Jimmy Jones: The global visibility of Twitter made this incident unique. Companies are hacked every day, but the results are normally only felt within that organization, whereas this incident had wide-reaching effects. Publicly disclosed events are very few and far between because no organization will advertise they have been breached if they don’t have to.
CF: Why would the Twitter cyberattack be the start of a surge in similar attacks? What would be the characteristics of such attacks?
RC: Access to administrative interfaces and tools have been a concern of many security industry practitioners for years, as has been social engineering against staff who have access to such tools. Adversaries need to be right just once to gain access — tricking one employee to give up their credentials to allow access to sensitive tools that in a number of cases may allow access to customer accounts that have strong authentication technologies deployed, such as one-time passwords or biometric authenticators.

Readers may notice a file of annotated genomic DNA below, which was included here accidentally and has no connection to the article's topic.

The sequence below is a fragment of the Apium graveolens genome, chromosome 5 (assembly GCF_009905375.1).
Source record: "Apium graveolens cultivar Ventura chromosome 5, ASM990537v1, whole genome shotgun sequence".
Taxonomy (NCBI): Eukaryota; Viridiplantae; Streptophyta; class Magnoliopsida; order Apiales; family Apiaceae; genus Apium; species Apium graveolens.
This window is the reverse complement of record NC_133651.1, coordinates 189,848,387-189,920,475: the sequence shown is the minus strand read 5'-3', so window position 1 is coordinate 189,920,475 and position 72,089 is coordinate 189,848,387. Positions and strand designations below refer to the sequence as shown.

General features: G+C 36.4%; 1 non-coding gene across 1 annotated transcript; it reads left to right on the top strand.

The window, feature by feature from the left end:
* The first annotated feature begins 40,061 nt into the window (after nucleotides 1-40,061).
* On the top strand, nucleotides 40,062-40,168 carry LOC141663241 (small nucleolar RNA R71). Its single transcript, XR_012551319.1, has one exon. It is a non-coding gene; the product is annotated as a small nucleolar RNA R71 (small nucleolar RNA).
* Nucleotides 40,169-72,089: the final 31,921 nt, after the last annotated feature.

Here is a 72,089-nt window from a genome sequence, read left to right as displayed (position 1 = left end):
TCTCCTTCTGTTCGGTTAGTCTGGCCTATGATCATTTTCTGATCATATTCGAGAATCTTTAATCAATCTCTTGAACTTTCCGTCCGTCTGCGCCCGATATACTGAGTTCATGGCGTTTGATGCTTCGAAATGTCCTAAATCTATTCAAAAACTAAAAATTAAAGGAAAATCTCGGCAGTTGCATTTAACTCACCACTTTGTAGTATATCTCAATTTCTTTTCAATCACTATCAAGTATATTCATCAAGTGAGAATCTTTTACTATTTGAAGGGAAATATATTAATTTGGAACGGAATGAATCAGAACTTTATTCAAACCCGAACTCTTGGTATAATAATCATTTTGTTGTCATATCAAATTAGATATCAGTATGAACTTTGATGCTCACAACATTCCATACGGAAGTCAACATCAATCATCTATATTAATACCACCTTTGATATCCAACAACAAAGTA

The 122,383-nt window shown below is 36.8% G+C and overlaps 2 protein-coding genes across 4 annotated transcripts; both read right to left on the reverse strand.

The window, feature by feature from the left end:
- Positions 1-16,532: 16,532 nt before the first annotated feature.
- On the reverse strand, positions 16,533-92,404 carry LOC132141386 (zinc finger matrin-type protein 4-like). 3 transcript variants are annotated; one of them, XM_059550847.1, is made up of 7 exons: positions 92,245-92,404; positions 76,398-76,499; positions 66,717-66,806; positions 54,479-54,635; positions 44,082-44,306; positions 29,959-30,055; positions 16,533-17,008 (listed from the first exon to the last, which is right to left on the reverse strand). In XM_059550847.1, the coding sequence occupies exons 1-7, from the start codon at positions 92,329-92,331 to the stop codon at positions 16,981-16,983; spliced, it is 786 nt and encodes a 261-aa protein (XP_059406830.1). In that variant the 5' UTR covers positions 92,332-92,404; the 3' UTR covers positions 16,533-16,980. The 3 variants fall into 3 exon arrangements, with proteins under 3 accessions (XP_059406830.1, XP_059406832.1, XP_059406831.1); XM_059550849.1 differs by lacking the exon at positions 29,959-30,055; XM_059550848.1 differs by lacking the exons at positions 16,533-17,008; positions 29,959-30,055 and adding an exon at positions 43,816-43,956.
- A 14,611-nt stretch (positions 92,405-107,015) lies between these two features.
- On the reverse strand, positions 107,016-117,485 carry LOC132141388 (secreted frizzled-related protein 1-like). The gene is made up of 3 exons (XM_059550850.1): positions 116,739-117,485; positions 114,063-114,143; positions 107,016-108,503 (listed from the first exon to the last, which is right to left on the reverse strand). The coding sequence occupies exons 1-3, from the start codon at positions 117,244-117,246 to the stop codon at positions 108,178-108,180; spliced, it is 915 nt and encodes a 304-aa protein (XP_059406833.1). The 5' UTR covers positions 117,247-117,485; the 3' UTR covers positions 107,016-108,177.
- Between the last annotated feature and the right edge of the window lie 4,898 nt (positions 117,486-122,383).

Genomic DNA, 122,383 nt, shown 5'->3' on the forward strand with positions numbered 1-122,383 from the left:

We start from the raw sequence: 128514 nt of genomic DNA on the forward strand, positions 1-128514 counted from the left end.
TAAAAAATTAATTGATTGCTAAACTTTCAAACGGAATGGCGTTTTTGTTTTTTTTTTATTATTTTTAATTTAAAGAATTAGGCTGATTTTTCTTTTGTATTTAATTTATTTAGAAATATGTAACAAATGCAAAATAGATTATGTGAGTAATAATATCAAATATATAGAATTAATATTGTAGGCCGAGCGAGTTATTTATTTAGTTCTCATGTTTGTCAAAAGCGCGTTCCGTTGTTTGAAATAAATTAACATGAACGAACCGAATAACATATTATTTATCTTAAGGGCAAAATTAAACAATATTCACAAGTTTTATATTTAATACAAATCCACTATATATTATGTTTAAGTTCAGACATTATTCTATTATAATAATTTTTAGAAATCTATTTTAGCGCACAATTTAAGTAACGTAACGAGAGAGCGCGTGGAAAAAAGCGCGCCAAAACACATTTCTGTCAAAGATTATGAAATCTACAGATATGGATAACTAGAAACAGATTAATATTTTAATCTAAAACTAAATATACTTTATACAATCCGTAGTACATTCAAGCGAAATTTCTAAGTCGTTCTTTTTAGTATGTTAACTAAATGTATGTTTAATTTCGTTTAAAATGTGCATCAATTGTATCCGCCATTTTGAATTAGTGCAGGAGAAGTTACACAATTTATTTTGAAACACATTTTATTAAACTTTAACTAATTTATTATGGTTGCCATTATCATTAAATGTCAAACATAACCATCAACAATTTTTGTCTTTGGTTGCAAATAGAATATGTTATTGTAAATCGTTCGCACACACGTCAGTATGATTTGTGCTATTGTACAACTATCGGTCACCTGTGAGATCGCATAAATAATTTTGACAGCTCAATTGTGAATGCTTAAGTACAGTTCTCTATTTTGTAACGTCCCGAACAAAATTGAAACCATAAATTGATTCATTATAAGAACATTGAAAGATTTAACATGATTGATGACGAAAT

Companies need a strong, layered defense to thwart such attacks every time. Attacks generally start as phishing emails or malware infections that allow for the theft of valid user credentials or access to the high-value administrative tools. When bad actors use these credentials to access a system, if the verification tool doesn’t also evaluate the user’s behavior and only looks at the credentials or other basic information such as IP and connection, they will be able to access the account as if they were the legitimate user. Once they gain legitimate access, it can be sold, or it can be used directly in the form of an attack. There is also the risk of …